Our capture framework allows for us to perform our attacks within a real-world network environment servicing numerous active users. Our campus network consists of hosts from classrooms, labs, and offices. To facilitate our network usages, we utilize a series of switches, servers, and routers capable of servicing on and off campus users. A Cisco adaptive security appliance (ASA) is used as a firewall and is capable of providing us with virtual private network (VPN) capabilities. An Apache web server was established to be utilized as a student resource portal, and also serves as the target for our attacks. This server is configured with CentOS 6.8 and runs on a Dell 2950 Poweredge with two quad-core Intel Xeon 5300 processors and 16 GBs of memory. Figure 1 shows our architecture in more detail.

The Apache student resource server is configured using WordPress, and hosts lecture material, assignments, assessments, and other content required by student users. General, normal traffic related to course work may consist of, but is not limited to, downloads, uploads, website navigation, and other communications with the web server. Within the context of our network usages, students both locally on our network and from online may request course material from our server concurrently. Our extended network also supports other faculty and student usages ranging from virtualization to audio/video streaming.

For our attack implementation we opted to enact two common Slow HTTP DoS attack variants to represent a broader range of attack traffic, the first being a Slowloris attack, based on targeting HTTP GET communications. For our Slowloris collection, our attacks were performed on a physical host machine using popular attack tools, rather than through simulation. Several tools were compared, such as SlowHTTPTest [17], PyLoris [20], and Slowloris.py [19]. This was done to identify if any one tool produced different traffic patterns. Based on our comparison, the traffic across these tools produced similar traffic, and therefore only one tool was utilized in our experiments. For our experiments, we chose the Slowloris.py attack script, as it allowed for the most verbose configuration options.

To represent different levels of Slowloris attacks, we ran three different attack scenarios with varying configurations. As some attacks are performed in a “low and slow” [27] manner, we opted to run a series of attacks in a stealthy configuration. To represent this stealthy attack, in which an attacker is attempting to avoid detection through the use of minimal connections, we enacted one attack instance using a single connection with a random connection interval between 1 and 20 s. A more moderate level attack was performed, executing 125 connections using a random connection interval between 1 and 10 s. Lastly, to represent a non-stealthy attack, we incorporated 250 connections and a random connection interval of 1 and 5 s. Each attack ran from a single host machine for 1 h, and targeted our student resource server.

For our second Slow HTTP DoS attack, we enacted as series of Slow POST attacks. For this implementation, we used OWASP Switchblade 4.0 as our attack tool. As with our Slowloris experiment, we once again ran tests using a wide range of popular attack tools, such as LOIC Slow [14], R.U.D.Y [15], Railgun [28], and Torshammer [29]. We settled on Switchblade as it provided us with the most configurable options, and the resulting traffic behavior from all tools tested were identical. Like our Slowloris implementation, our attacks were run from a single physical host machine utilizing multiple connections.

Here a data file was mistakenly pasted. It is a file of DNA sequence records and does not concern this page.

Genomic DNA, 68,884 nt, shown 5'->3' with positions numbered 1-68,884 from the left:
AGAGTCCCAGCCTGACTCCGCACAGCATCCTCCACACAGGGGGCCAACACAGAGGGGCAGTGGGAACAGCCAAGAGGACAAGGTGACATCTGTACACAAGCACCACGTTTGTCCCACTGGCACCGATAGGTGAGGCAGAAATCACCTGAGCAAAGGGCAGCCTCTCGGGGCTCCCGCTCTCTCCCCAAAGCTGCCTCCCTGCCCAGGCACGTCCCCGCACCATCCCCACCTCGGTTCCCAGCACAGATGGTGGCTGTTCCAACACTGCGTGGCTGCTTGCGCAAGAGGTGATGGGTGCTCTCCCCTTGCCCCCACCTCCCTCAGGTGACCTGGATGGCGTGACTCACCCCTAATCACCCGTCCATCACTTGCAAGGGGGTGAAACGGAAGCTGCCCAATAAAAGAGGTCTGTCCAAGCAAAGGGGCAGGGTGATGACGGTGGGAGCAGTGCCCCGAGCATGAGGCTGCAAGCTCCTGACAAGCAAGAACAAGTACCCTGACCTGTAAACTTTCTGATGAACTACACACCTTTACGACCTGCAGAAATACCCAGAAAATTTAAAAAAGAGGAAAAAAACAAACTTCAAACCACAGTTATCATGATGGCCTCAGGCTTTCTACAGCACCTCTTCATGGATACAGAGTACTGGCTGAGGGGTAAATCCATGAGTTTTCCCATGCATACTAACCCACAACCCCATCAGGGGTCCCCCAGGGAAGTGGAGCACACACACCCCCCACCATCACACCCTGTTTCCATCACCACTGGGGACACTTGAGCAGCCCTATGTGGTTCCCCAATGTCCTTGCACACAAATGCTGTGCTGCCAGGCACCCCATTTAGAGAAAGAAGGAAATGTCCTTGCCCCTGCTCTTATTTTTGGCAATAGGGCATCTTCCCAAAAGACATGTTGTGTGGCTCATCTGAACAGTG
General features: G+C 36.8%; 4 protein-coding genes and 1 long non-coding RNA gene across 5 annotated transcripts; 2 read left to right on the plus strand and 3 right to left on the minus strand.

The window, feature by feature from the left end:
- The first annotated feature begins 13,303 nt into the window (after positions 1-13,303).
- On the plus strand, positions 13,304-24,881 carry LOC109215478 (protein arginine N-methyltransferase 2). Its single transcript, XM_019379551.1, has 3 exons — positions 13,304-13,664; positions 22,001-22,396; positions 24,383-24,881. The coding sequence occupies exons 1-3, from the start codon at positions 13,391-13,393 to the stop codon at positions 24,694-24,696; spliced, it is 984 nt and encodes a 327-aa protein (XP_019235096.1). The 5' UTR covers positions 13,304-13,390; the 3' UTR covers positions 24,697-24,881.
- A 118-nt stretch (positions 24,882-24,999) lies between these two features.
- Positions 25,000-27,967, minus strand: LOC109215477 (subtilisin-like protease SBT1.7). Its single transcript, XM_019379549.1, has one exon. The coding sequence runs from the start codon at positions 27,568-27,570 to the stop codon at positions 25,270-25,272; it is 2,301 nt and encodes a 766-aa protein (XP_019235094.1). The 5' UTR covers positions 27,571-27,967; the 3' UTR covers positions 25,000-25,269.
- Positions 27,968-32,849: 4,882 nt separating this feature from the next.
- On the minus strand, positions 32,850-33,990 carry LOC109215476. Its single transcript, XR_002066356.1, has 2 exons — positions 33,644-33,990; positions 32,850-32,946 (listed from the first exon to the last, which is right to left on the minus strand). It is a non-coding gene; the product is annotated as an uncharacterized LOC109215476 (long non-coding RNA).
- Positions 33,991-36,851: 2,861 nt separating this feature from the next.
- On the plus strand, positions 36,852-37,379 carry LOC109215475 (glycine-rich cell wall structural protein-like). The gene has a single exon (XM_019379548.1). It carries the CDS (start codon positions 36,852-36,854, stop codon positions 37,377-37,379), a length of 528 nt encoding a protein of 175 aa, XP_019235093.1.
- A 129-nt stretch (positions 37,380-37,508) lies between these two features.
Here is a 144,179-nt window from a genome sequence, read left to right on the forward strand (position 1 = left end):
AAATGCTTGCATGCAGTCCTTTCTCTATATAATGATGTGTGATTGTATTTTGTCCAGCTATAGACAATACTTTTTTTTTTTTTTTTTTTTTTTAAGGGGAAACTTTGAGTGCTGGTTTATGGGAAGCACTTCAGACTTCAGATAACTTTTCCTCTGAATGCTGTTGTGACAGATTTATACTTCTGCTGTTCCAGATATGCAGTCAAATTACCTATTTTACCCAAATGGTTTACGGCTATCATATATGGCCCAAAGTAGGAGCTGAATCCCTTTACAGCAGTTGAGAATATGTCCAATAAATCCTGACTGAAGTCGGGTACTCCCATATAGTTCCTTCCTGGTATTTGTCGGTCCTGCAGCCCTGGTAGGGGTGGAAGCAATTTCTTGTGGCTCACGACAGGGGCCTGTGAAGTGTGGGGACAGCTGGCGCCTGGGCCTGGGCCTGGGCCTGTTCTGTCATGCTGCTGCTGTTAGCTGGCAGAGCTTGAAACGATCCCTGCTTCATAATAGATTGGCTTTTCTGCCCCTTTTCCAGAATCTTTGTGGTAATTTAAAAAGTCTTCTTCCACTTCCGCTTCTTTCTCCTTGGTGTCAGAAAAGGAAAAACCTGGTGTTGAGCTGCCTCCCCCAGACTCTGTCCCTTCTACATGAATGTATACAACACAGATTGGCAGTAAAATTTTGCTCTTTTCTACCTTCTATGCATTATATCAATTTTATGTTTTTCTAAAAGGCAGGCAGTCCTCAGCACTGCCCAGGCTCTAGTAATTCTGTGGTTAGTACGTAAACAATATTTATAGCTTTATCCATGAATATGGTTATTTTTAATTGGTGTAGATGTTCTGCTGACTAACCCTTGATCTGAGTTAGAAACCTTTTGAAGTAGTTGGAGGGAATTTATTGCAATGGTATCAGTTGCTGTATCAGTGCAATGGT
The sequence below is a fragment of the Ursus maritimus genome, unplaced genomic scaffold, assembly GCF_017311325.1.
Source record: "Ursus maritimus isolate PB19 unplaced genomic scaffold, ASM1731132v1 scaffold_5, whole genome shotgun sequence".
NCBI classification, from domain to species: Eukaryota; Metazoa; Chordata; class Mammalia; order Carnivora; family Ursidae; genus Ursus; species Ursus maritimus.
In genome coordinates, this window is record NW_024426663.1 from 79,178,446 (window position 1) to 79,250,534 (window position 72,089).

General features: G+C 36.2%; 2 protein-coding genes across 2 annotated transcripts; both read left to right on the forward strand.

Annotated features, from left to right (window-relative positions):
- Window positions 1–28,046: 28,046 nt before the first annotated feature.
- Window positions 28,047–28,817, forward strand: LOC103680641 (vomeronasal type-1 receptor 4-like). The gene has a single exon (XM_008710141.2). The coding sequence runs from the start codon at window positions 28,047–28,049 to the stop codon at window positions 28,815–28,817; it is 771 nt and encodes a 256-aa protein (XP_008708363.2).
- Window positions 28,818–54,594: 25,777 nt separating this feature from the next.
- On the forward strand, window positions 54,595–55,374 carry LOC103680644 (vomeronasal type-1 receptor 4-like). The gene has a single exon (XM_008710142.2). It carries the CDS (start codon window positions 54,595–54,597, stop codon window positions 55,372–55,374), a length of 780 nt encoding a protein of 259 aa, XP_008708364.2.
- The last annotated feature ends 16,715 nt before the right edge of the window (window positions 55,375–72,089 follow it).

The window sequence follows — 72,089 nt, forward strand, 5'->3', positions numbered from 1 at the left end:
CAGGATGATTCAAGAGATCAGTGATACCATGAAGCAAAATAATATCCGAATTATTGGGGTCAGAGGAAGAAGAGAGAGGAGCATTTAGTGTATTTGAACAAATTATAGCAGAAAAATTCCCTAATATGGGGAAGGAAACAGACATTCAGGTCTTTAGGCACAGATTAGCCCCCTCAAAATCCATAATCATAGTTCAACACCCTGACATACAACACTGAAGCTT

To more fully represent varying attack conditions in a real-world attack, we once again chose to implement varying scenarios ranging from stealthy to non-stealthy attack configurations. In total, nine different attack configurations were implemented, separated into three distinct categories. Our stealthy set of configurations utilized single connections to prolong potential detection. We scaled up the connection amount to 125 to represent a moderate level attack. Lastly, we increased the number of connections to 250 to represent a non-stealthy attack. For each of these three categories, we ran three attacks with varying timeout values: 10 s, 50 s, and 100 s. For all attacks, we used a content-length value of 1000. This value was chosen as it was a default value across most attack tools. All attacks targeted the same php form element on our web server, and ran for one hour each, resulting in a total of nine hours of attack traffic.

Full packet captures (FPCs) [30] allow us to observe all traffic communications as they are received. The key issue with analyzing full packets is that it can be quite resource intensive to analyze all available packet features. To lessen this resource impact, we opted to use Netflow [31] features extracted from our FPCs. Netflow traffic refers to a high-level summary of network communications. A Netflow record is identified based upon the standard 5-tuple attribute set that makes up a conversation: source IP, destination IP, source port, destination port, and transport protocol. Based upon which Netflow standard is being implemented, other attribute fields can also be produced. We utilize the IPFIX [32] standard for our flow extraction. The resulting features can be seen in Table 1.

Once all Netflow instances were extracted, we labeled any instances correlating to any of our attack implementations as “attack” and all remaining traffic collected from our network as “normal”. In total, we collected 1,892,161 instances, with 6646 representing “attack” instances.

Table 1 Description of selected Netflow features

Machine learning methods